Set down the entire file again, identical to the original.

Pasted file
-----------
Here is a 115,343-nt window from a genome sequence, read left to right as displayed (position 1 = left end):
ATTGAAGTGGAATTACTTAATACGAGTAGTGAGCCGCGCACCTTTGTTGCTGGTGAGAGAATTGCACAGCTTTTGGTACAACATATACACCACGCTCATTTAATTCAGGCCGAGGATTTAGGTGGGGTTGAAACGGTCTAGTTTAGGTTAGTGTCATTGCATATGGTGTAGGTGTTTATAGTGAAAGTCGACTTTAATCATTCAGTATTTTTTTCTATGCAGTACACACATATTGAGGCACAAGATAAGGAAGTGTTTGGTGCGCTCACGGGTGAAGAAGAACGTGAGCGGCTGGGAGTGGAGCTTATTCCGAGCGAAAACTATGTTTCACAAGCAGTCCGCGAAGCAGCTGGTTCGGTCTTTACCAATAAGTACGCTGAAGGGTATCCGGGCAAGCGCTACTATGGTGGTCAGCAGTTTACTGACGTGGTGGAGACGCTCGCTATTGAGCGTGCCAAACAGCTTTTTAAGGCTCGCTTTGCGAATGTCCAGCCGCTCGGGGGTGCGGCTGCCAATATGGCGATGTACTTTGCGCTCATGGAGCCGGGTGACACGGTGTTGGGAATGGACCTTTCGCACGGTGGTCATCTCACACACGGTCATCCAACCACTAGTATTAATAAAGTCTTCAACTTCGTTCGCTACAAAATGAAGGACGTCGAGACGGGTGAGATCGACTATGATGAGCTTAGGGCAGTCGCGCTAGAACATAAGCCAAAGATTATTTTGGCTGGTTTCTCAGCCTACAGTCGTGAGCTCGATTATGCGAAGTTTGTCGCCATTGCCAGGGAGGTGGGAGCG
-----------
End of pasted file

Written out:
Here is a 115,343-nt window from a genome sequence, read left to right as displayed (position 1 = left end):
ATTGAAGTGGAATTACTTAATACGAGTAGTGAGCCGCGCACCTTTGTTGCTGGTGAGAGAATTGCACAGCTTTTGGTACAACATATACACCACGCTCATTTAATTCAGGCCGAGGATTTAGGTGGGGTTGAAACGGTCTAGTTTAGGTTAGTGTCATTGCATATGGTGTAGGTGTTTATAGTGAAAGTCGACTTTAATCATTCAGTATTTTTTTCTATGCAGTACACACATATTGAGGCACAAGATAAGGAAGTGTTTGGTGCGCTCACGGGTGAAGAAGAACGTGAGCGGCTGGGAGTGGAGCTTATTCCGAGCGAAAACTATGTTTCACAAGCAGTCCGCGAAGCAGCTGGTTCGGTCTTTACCAATAAGTACGCTGAAGGGTATCCGGGCAAGCGCTACTATGGTGGTCAGCAGTTTACTGACGTGGTGGAGACGCTCGCTATTGAGCGTGCCAAACAGCTTTTTAAGGCTCGCTTTGCGAATGTCCAGCCGCTCGGGGGTGCGGCTGCCAATATGGCGATGTACTTTGCGCTCATGGAGCCGGGTGACACGGTGTTGGGAATGGACCTTTCGCACGGTGGTCATCTCACACACGGTCATCCAACCACTAGTATTAATAAAGTCTTCAACTTCGTTCGCTACAAAATGAAGGACGTCGAGACGGGTGAGATCGACTATGATGAGCTTAGGGCAGTCGCGCTAGAACATAAGCCAAAGATTATTTTGGCTGGTTTCTCAGCCTACAGTCGTGAGCTCGATTATGCGAAGTTTGTCGCCATTGCCAGGGAGGTGGGAGCG